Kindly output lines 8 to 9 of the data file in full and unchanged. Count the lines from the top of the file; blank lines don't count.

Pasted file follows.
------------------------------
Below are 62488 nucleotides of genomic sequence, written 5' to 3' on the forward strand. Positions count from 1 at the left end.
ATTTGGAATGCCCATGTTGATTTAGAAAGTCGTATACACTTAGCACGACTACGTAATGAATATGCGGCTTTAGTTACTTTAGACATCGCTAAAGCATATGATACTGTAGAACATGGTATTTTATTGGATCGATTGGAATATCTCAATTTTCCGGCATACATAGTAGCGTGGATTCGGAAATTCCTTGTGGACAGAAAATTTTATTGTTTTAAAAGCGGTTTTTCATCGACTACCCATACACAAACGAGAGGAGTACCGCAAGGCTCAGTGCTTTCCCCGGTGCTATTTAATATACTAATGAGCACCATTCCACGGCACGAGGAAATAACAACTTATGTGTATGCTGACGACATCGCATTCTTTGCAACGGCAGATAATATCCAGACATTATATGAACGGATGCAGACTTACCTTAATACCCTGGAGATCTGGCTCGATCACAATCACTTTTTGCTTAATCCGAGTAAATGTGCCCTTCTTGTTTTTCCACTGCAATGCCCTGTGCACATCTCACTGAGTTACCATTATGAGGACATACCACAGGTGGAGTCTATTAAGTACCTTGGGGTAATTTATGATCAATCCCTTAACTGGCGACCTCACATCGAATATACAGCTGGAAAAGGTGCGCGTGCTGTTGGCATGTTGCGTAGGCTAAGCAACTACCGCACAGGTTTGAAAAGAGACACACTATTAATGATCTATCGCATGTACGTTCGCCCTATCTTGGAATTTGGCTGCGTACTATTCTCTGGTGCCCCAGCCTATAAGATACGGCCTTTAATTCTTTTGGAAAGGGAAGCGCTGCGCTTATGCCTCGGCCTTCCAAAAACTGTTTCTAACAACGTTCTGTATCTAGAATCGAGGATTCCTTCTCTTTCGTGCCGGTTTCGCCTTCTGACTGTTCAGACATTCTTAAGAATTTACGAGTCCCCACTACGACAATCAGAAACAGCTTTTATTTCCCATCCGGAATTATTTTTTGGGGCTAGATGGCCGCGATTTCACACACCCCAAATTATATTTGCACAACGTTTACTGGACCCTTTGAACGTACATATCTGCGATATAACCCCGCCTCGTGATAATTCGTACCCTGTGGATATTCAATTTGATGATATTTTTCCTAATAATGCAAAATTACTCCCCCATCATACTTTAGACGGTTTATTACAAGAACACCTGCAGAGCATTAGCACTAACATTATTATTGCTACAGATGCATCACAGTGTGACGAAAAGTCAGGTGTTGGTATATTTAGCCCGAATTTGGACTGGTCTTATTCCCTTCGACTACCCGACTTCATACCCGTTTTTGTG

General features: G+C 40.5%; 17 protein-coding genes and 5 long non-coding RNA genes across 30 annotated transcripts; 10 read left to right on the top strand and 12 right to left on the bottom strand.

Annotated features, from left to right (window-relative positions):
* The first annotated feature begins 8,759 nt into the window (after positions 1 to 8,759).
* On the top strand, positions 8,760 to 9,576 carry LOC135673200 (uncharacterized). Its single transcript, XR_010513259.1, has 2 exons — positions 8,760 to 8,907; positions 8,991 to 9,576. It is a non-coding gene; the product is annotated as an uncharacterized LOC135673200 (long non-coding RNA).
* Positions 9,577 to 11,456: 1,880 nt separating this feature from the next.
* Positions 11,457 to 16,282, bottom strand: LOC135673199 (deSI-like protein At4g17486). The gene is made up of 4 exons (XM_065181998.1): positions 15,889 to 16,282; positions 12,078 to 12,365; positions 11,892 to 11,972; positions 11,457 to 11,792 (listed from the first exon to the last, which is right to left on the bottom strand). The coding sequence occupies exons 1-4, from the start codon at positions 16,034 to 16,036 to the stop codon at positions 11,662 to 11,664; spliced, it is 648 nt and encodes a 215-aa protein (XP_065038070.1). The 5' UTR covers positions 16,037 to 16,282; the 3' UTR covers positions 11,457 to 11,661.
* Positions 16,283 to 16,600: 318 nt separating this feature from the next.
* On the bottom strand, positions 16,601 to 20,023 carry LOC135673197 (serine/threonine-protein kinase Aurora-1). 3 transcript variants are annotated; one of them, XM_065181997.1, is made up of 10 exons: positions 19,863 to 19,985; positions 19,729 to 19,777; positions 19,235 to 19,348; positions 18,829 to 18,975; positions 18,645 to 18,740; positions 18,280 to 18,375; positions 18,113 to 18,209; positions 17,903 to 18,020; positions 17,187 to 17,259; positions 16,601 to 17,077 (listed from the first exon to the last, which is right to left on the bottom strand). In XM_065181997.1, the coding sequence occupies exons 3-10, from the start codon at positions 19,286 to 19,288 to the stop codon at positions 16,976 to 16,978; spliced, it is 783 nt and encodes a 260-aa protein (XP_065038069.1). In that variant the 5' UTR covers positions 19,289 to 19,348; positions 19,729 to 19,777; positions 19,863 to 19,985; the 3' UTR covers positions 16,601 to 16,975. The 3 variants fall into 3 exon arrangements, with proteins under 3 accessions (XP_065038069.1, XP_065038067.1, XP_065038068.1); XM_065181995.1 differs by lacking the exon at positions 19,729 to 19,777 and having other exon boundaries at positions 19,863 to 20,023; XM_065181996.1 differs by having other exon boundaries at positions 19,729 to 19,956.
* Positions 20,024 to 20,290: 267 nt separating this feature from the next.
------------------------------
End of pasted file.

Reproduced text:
* Positions 11,457 to 16,282, bottom strand: LOC135673199 (deSI-like protein At4g17486). The gene is made up of 4 exons (XM_065181998.1): positions 15,889 to 16,282; positions 12,078 to 12,365; positions 11,892 to 11,972; positions 11,457 to 11,792 (listed from the first exon to the last, which is right to left on the bottom strand). The coding sequence occupies exons 1-4, from the start codon at positions 16,034 to 16,036 to the stop codon at positions 11,662 to 11,664; spliced, it is 648 nt and encodes a 215-aa protein (XP_065038070.1). The 5' UTR covers positions 16,037 to 16,282; the 3' UTR covers positions 11,457 to 11,661.
* Positions 16,283 to 16,600: 318 nt separating this feature from the next.